...the point at which a new technology gives the broad public access to tools once considered the domain of a specific profession, resulting in an explosion of artifacts. Most of these artifacts will be badly produced, but a few will be genuine innovations, and the artifacts will eventually regain regularity as the public acquires a more discriminating eye (and templates).Are the bad artifacts the result of unskilled folks or bad technology? Probably both, but I think two recent changes to typical PowerPoint presentation styles are beginning to combat so-called Powerpointlessness -- the "Lessig Method" (from Presentation Zen) and the Kawasaki & Takahashi Methods (from Presentation Zen and 37 Signals).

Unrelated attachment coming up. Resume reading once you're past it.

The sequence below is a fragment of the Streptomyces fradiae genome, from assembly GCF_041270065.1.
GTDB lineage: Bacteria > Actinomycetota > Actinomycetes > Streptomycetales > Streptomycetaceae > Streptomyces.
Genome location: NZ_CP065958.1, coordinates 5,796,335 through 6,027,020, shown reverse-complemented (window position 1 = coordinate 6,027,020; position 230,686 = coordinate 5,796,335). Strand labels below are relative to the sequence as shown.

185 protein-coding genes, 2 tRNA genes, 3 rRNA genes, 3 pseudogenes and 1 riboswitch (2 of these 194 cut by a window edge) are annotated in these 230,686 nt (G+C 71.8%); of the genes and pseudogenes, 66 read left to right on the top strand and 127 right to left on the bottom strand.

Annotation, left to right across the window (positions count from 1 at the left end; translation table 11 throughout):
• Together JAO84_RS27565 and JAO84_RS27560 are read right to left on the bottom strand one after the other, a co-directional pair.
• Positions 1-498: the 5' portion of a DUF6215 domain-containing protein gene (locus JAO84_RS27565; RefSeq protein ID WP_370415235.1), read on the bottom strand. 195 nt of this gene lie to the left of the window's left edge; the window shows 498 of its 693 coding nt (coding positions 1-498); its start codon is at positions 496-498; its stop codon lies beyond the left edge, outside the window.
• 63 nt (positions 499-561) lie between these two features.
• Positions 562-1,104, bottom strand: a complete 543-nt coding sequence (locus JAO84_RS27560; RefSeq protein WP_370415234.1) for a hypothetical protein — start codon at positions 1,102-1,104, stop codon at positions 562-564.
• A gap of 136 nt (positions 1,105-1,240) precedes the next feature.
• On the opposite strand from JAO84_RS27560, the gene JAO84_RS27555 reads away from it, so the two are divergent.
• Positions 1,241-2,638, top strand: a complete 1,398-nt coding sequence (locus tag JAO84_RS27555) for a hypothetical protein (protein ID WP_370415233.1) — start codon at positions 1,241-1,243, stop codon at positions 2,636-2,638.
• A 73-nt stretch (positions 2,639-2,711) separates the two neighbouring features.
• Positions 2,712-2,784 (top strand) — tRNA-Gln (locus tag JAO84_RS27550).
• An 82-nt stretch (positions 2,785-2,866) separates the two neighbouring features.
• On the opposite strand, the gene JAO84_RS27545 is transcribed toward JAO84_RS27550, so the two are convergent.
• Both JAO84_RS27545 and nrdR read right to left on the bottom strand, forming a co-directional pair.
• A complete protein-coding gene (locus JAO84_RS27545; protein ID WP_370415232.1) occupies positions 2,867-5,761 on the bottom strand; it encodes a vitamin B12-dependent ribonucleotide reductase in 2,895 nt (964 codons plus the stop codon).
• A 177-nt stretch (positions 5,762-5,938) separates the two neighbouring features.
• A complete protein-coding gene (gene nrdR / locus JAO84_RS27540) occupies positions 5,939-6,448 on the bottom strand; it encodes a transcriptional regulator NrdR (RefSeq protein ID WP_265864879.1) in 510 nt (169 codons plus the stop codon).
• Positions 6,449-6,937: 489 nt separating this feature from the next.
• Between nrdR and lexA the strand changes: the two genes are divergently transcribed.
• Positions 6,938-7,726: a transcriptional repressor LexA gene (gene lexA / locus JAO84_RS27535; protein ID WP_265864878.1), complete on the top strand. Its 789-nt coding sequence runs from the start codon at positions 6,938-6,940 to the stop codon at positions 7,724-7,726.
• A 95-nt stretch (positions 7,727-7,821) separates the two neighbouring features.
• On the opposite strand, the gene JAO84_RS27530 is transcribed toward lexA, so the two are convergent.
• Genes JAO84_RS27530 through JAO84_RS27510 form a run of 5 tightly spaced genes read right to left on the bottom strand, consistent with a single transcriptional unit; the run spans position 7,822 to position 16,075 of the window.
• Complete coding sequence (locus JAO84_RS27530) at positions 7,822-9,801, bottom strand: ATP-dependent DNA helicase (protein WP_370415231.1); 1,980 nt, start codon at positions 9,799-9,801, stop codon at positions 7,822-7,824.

These artistic flights from the typical PowerPoint fare work best for "sexy" high-profile presentations but may or may not be appropriate for the vast majority of situations that require presentations. For example, I wonder how it would impact a classroom -- more interesting, but less followable.
And while I'm banging on about reconceptualizations and critiques of PowerPoint, I might as well mention David Byrne's art (from Wired, Byrne's site, NPR, CNN, etc.) and the oldie-but-goody, Peter Norvig's Gettysburg Powerpoint Presentation.
[Update: Beyond Bullet Points, "a book on understanding PowerPoint presentations as stories" -- as posted on Datacloud]
But here's my all-time favorite use by Boston-based band Bishop Allen.